E N F O R C E M E N T   AND   C O M P L I A N C E

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What is this Agreement and what does it do?

Who benefits from this Agreement?

How can this Agreement help my company?

Can the U.S. Government help me if I have a problem?

How can I get more information?

What is this Agreement and what does it do?

In this Agreement, the Indonesian Government described steps that it intended to take to improve market access for imported films and videos. The Agreement followed several meetings at which representatives of the U.S. and Indonesian Governments discussed Indonesia's restrictive policies. The Agreement has eased some restrictions, but others remain.

The Agreement is in the form of an exchange of letters dated April 29, 1992, between the U.S. Trade Representative and Indonesia's Minister of Trade.

Who benefits from this Agreement?

Any U.S. or other foreign company that wishes to export motion pictures or video cassettes to Indonesia or distribute them there can benefit from the limited steps that Indonesia has taken to improve market access.

How can this Agreement help my company?

The Indonesian Government does not allow foreign distributors of films and videos to establish branches or subsidiaries in Indonesia. The government licenses companies that are 100 per cent Indonesian-owned to distribute foreign films and videos, and these companies must belong to the European and American Film Importer's Association (AIFEA) or the European and American Videocassette Importer's Association (ASIREVI). As a result of the 1992 Agreement, Indonesia increased the membership of the film association from six to eight companies, and the video association from five to eight. In the Agreement, Indonesia confirmed that direct distribution of imported motion pictures by 100 per cent foreign-owned companies would be permitted when such distribution was permitted for other imported products.

The Agreement confirms that Indonesian companies may cooperate with foreign companies in subtitling and duplicating films and videos in Indonesia. Imported films intended for viewing by children may be dubbed in Indonesia, and - subject to the issuance of a license - the integration of the dubbed sound may be accomplished abroad. The Agreement also states that, subject to the approval of the Indonesian Ministry of Information, companies (including foreign companies) can provide technical assistance to Indonesian companies in marketing and advertising foreign films.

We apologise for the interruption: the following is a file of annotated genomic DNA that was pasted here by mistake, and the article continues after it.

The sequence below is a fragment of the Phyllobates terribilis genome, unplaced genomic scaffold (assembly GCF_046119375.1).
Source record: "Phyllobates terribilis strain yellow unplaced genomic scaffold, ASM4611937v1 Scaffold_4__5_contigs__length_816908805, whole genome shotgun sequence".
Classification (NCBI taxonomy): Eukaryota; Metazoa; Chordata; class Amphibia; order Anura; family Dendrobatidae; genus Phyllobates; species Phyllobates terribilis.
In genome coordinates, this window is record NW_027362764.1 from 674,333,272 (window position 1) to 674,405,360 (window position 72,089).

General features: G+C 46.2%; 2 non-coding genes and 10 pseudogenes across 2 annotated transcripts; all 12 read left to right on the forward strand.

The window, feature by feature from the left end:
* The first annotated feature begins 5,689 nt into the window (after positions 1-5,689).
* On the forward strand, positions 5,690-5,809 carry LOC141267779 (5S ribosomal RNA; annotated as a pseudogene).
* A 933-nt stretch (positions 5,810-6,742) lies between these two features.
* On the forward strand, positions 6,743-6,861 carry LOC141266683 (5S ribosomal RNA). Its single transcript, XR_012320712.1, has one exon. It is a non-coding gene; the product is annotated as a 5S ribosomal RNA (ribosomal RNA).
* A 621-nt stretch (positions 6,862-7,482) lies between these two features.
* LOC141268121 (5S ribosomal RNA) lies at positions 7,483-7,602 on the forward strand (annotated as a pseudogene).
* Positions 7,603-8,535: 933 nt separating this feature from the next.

Indonesia continues to apply annual quotas to imported films and videos. Duties, taxes, licensing fees and other required payments also act as market access barriers.

Can the U.S. Government help me if I have a problem?

Yes. If you believe that you are not obtaining the benefits provided by this Agreement, contact the Office of Trade Agreements Negotiations and Compliance's hotline at the U.S. Department of Commerce. The Center can help you understand your rights and Indonesia's obligations under the Agreement, and it can work with other U.S. Government officials to help you resolve your problem. The U.S. Government, if appropriate, can raise the particular facts of your situation with Indonesian authorities and ask them to review the matter.

How can I get more information?

The complete text of the U.S.-Indonesia Agreement on Market Access for Films and Videos is available on the Office of Trade Agreements Negotiations and Compliance's web site.

If you have questions about this Agreement or how to use it, you can e-mail the Office of Trade Agreements Negotiations and Compliance, which will forward your message to the Commerce Department's Designated Monitoring Officer for the Agreement. You can also contact the Designated Monitoring Officer at the following address:

Designated Monitoring Officer -

Indonesia Film and Video Agreement

Office of the Pacific Basin

U.S. Department of Commerce

14th Street & Constitution Avenue, N.W.

Washington, D.C. 20230

Tel: (202) 482-3832

Fax: (202) 482-3316

The Designated Monitoring Officer can also provide you with useful trade leads and contacts.

You can also obtain more information on exporting to Indonesia by visiting the following web site at the International Trade Administration:

The Trade Information Center's Asia and Pacific Home Page This site provides exporters with information on regulations and procedures regarding customs and import documentation in Indonesia, as well as market intelligence information.

TANC offers these agreements electronically as a public service for general reference. Every effort has been made to ensure that the text presented is complete and accurate. However, copies needed for legal purposes should be obtained from official archives maintained by the appropriate agency.